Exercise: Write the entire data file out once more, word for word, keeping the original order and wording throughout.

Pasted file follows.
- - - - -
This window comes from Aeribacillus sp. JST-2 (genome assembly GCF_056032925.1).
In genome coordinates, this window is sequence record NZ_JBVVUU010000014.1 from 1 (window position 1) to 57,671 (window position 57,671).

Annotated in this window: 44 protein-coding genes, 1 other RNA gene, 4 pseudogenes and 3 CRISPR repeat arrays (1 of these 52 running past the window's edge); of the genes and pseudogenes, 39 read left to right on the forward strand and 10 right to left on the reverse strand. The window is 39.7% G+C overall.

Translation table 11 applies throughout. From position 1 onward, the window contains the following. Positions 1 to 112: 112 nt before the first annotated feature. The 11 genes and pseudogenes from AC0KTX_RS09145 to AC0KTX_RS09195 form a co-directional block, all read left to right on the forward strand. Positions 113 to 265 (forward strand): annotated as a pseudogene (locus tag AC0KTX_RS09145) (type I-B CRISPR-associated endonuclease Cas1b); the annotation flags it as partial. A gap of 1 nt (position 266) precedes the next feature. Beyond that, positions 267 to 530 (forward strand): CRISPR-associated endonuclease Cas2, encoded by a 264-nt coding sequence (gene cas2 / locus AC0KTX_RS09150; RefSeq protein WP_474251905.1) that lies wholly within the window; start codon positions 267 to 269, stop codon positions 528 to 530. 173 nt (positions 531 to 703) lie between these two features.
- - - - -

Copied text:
This window comes from Aeribacillus sp. JST-2 (genome assembly GCF_056032925.1).
In genome coordinates, this window is sequence record NZ_JBVVUU010000014.1 from 1 (window position 1) to 57,671 (window position 57,671).

Annotated in this window: 44 protein-coding genes, 1 other RNA gene, 4 pseudogenes and 3 CRISPR repeat arrays (1 of these 52 running past the window's edge); of the genes and pseudogenes, 39 read left to right on the forward strand and 10 right to left on the reverse strand. The window is 39.7% G+C overall.

Translation table 11 applies throughout. From position 1 onward, the window contains the following. Positions 1 to 112: 112 nt before the first annotated feature. The 11 genes and pseudogenes from AC0KTX_RS09145 to AC0KTX_RS09195 form a co-directional block, all read left to right on the forward strand. Positions 113 to 265 (forward strand): annotated as a pseudogene (locus tag AC0KTX_RS09145) (type I-B CRISPR-associated endonuclease Cas1b); the annotation flags it as partial. A gap of 1 nt (position 266) precedes the next feature. Beyond that, positions 267 to 530 (forward strand): CRISPR-associated endonuclease Cas2, encoded by a 264-nt coding sequence (gene cas2 / locus AC0KTX_RS09150; RefSeq protein WP_474251905.1) that lies wholly within the window; start codon positions 267 to 269, stop codon positions 528 to 530. 173 nt (positions 531 to 703) lie between these two features.